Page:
General Information: Delicious, fleshy and succulent, plum varieties range from sweet tasting to quite tart, but always with that distinctive, pleasing aroma. The flesh itself comes in a wide variety of colours including green/yellow, crimson and creamy yellow. Often a dusty white coating is found on plums. This is not any sort of spray residue but created by the plum to help prevent attack by small insects. Historically it is believed plums were one of the first fruits domesticated by humans. When plums are dried they are called prunes.
Growing Conditions: In common with summer stone fruit, plums thrive in the Central Otago climate of cold winters needed for flowers to develop into fruit and then over summer, prior to picking from mid-February, warm days and cool nights for fruit flavour to develop.
Food Values: Plums are rich in dietary fibre, helping to create a healthy digestive system. Plums are enriched with minerals like potassium, magnesium, manganese, copper, and phosphorus. Other minerals such as calcium, iron, and zinc are also present in small quantities. Good amounts of vitamin C, K, and A are present in plums along with trace elements, vitamin E, B6 and folate.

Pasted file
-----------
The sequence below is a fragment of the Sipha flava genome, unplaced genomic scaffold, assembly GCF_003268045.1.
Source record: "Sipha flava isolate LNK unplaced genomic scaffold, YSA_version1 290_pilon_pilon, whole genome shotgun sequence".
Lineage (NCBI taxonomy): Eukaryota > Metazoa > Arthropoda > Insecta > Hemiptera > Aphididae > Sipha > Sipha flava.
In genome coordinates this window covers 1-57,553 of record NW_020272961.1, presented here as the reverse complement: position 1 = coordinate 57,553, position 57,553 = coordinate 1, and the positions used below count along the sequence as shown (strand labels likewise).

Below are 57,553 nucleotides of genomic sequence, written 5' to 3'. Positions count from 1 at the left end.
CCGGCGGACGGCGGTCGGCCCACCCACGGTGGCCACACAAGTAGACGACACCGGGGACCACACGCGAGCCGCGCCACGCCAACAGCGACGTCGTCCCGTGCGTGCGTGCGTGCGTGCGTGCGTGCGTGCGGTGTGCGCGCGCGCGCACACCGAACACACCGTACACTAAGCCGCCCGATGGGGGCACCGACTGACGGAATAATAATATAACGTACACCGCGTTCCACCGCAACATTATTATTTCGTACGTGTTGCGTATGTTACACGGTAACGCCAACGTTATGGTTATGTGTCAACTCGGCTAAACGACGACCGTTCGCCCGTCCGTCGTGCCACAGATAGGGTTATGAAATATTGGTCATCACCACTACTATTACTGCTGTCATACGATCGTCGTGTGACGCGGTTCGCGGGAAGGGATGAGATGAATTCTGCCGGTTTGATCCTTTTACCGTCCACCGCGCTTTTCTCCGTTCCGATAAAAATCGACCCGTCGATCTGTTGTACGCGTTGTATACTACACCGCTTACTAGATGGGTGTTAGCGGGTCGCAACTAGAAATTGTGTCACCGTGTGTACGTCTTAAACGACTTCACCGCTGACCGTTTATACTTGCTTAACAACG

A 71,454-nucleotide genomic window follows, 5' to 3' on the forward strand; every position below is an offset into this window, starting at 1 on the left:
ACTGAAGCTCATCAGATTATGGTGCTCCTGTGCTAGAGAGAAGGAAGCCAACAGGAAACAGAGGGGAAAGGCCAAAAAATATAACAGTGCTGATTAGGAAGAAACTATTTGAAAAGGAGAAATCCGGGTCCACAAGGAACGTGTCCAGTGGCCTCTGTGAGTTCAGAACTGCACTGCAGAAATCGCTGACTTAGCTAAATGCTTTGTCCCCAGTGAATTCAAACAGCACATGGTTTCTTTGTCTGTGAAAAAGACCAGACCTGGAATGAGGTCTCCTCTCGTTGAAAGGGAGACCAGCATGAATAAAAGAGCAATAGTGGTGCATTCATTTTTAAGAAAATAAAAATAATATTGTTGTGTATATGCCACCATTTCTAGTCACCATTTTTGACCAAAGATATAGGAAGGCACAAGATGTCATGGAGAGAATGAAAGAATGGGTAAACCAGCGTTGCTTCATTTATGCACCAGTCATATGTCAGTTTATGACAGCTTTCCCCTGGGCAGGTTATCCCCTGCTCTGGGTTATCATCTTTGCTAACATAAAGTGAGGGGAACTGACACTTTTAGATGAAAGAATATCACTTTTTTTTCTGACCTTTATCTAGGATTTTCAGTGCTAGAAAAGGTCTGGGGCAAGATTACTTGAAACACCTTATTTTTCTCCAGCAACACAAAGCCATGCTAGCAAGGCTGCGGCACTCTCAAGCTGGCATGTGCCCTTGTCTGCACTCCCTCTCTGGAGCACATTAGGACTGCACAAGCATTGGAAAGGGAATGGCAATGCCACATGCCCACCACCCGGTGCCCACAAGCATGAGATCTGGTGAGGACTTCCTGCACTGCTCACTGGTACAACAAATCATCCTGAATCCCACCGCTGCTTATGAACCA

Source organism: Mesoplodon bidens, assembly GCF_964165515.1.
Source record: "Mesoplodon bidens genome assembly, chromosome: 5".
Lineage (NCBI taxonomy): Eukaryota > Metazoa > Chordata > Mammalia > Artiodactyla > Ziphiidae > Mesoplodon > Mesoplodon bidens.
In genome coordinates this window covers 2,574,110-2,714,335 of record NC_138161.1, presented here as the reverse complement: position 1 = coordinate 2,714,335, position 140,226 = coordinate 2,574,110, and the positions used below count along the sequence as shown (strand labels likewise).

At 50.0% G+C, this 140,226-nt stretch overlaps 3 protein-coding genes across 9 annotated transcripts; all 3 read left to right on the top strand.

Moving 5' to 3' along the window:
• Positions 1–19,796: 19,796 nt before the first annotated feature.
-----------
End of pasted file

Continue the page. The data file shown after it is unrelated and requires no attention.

Fortune (Mid February)
Large shiny yellow fleshed fruit. Sweet and juicy to eat (may need ripening before eating).
Black Doris (Early March)
Small black fleshed fruit. Best for jam and preserving also great eating.
Greengage (Mid February)
A traditional English fruit, green in appearance with an occasional red blush and a green/yellowish flesh. It is not only tasty fresh but also great for jam and preserving.
Omega (Mid March)
Medium dark fleshed fruit. Heritage plum with intense flavours. Great for eating and preserving.